Review of “The Wolf Man” (1941)

from IMDB

Saturday pizza and bad movie night. And Svengoolie! A classic. A howler. And the pizza wasn’t too bad, either.


After the death of his older brother, Larry Talbot (Lon Chaney) returns from America to Wales to see his estranged father, Sir John Talbot (Claude Rains). While helping his father install parts of a telescope—Larry has done some work on Mt. Wilson in California—he starts playing with the scope. He looks into the bedroom window of a comely local girl, Gwen Conliffe (Evelyn Ankers). So he’s a Peeping Tom before he’s a werewolf.

He notes the shop she lives above and goes in to meet her. He ends up buying a cane topped by a silver wolf’s head marked with a pentagram, even if he balks at the price. He offers to take her for a walk when she closes up shop at eight, even though she keeps up a steady chorus of, “No.” (Geez, she’s able to close up shop at eight?)

Larry shows up. So he’s a Peeping Tom and now a stalker? Maybe becoming a werewolf wasn’t be all that much of a change. But he’s in for a surprise. Gwen has a friend, Jenny Williams (Fay Helm). The three of them go to the gypsy carnival to have their fortunes told.

Jenny goes first, while Larry and Gwen for a walk. In the fog. Facing Jenny, Bela (Bela Lugosi), sees a pentagram in her palm. He begins to panic and says he can tell her nothing. She must leave and come back the next day. She flees.

Larry and Gwen hear a howl and then a woman’s scream. Larry goes to help Jenny. That silver wolf’s head makes a handy werewolf whacker. Just the same, he’s bitten in the struggle.

The next morning, he wakes up in his bed at Talbot Hall, with the authorities coming in. They ask if the cane they hold up is his.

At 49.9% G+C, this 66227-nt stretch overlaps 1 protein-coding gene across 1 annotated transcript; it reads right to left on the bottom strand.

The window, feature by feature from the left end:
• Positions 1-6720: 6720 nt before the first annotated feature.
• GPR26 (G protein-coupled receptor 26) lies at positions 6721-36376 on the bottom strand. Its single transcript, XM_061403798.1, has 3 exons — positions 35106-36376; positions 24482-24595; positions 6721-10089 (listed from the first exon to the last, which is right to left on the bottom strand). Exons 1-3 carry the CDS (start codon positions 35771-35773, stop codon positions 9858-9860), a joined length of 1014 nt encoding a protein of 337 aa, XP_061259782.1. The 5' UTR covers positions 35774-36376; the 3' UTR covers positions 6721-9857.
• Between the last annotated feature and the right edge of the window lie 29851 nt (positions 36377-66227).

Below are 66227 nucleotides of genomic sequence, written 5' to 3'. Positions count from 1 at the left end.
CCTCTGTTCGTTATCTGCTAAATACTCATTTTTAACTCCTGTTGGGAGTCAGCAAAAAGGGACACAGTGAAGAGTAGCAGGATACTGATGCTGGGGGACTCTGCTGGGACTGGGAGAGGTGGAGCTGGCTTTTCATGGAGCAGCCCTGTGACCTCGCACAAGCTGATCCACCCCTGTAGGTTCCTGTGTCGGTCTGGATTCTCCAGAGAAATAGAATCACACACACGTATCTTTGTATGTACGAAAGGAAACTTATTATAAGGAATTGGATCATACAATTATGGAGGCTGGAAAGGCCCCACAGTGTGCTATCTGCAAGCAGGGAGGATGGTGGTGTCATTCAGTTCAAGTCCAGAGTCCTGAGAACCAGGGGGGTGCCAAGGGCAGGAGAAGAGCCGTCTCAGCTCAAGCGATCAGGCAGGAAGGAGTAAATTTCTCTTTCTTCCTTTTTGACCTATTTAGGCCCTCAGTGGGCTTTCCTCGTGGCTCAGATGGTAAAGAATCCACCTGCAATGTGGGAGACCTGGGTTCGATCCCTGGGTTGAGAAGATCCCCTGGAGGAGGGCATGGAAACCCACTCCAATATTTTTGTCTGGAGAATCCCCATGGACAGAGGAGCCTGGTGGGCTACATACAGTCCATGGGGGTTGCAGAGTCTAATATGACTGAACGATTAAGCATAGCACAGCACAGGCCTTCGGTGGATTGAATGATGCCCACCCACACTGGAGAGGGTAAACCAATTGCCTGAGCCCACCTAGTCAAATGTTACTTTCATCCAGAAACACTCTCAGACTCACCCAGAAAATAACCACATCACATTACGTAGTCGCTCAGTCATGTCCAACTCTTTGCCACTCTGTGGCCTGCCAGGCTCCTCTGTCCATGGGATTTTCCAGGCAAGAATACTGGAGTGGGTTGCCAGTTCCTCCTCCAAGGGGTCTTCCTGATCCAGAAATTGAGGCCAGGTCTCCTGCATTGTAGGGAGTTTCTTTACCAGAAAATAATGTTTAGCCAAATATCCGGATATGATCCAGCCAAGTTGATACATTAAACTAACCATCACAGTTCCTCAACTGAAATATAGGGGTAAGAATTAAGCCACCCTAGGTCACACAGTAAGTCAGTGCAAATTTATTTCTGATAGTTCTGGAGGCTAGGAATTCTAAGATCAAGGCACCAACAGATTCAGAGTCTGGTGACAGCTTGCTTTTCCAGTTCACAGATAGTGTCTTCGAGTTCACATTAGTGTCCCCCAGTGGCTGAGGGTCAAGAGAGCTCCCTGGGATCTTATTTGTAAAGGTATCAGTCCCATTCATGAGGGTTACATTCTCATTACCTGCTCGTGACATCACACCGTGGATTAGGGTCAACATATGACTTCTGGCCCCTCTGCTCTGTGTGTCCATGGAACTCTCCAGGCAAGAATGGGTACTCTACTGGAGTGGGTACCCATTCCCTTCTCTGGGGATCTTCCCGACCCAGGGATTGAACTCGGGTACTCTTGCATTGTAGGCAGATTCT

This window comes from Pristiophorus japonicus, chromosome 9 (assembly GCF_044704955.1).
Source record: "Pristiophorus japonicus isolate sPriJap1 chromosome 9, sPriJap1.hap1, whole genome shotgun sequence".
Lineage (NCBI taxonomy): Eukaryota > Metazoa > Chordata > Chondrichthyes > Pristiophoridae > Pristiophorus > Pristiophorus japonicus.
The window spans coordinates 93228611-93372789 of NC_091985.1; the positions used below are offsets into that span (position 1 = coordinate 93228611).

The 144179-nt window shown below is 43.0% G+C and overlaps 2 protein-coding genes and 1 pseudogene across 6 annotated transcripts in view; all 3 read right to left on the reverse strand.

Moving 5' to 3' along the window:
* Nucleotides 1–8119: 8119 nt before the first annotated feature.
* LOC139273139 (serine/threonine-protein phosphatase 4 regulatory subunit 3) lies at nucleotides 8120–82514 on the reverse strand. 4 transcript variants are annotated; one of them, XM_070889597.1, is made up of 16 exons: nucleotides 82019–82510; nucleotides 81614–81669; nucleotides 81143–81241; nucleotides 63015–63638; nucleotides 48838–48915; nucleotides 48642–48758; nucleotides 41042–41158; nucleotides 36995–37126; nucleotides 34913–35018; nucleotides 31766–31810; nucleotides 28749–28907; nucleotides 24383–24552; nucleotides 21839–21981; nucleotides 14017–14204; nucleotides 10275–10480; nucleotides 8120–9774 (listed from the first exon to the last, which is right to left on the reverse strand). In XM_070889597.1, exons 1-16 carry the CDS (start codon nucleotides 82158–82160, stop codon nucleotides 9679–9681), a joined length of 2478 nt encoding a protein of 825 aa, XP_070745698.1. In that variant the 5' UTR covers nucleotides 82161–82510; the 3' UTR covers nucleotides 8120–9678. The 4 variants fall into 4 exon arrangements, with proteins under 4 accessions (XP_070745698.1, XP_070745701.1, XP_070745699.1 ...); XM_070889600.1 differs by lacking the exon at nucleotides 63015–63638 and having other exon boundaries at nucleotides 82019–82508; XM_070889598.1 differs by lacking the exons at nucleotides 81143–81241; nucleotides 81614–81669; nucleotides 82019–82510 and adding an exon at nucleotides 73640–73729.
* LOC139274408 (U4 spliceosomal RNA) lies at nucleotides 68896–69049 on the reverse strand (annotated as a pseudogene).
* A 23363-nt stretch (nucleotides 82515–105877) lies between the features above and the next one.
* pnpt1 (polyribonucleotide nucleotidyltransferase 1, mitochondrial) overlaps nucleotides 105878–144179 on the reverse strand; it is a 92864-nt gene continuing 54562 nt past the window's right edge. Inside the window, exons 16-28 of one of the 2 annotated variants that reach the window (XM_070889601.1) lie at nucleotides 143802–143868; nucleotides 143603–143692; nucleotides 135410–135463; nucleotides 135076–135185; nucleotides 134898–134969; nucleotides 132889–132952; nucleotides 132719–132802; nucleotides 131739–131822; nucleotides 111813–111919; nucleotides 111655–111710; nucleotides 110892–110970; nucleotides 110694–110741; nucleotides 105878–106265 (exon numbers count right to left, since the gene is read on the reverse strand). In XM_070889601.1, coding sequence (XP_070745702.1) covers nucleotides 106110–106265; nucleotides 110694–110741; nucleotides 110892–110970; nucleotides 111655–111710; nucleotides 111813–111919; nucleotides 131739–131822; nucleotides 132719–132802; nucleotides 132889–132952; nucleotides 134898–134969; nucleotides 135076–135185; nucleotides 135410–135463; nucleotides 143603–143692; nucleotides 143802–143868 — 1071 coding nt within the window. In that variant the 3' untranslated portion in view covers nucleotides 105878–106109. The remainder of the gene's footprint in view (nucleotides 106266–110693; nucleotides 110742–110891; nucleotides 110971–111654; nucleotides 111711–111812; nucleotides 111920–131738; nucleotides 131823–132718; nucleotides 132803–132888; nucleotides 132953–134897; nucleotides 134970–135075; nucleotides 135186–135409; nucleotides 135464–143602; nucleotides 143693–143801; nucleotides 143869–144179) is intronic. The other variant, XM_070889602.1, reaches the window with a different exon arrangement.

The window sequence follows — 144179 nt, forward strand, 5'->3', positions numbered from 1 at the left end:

“Sure,” Larry says. “I used it to kill a wolf last night.”

It was found next to the body of Bela the gypsy…



While there were several werewolf movies before this one—even a couple before the talkies—this is the first biggie, the one that defined movie werewolves for a long time. Tall guy Lon Chaney, Jr. prowled around in the fog on the balls of his now hairy feet, growling looking for some innocent prey, ‘cuz, as we’re told several times in this movie:

Even a man who is pure in heart,
and says his prayers by night,
may become a wolf when the wolfbane blooms,
and the autumn moon is bright.

Even the most cynical viewer can’t help feel sorry for Larry. He’s lost his brother. He’s been on the outs with his dad for eighteen years, making his own way in the world, working with his hands. Now he’s making up with the old man. He’s acting pushy (to say the least) with Gwen, only to find out she’s engaged. When he does, he steps back and remains friendly with everyone. The lucky man’s dog doesn’t care for him, but that’s out of his control at that point. He gets his foot caught in a bear trap.

He is at first reluctant to believe the werewolf lore, even when a pretty girl tells him about it but comes to grips with the terrible things he’s committed and is willing to bear the consequences.

The gore is minimal to non-existent. Most of the handful of attacks that occur in the film take place behind trees in the dark, more suggestive of violence than actually portraying it.

Much of the movie is so serious that it is ripe for parody—particularly the pronouncements of the medical/scientific experts, who see lycanthropy as a manifestation of the dual nature of human beings, not mention all the things the wise old gypsy woman has to say. Nevertheless, this is fun.

Title: The Wolf Man (1941)

Directed by
George Waggner

Writing Credits
Curt Siodmak … (original screenplay)

Cast (in credits order)
Lon Chaney Jr … Larry Talbot – The Wolf Man (as Lon Chaney)
Claude Rains … Sir John Talbot
Warren William … Dr. Lloyd
Ralph Bellamy … Colonel Paul Montford
Patric Knowles … Frank Andrews
Bela Lugosi … Bela
Maria Ouspenskaya … Maleva

Released: December 12, 1941
Length: 1 hour, 10 minutes

Published by 9siduri

I have written book and movie reviews for the late and lamented sites Epinions and Examiner. I have book of reviews of speculative fiction from before 1900, and short works in publications such Mobius, Protea Poetry Journal, and, most recently, Wisconsin Review and Drunken Pen Writing. I'm busily working away on a book of reviews pulp science fiction stories from the 1930s-1960s. It's a lot of fun. I am the author of the short story "Always Coming Home," a chapbook of poetry titled "Sotto Voce," and a collection of reviews of pre-1900 speculative fiction, "By Firelight."

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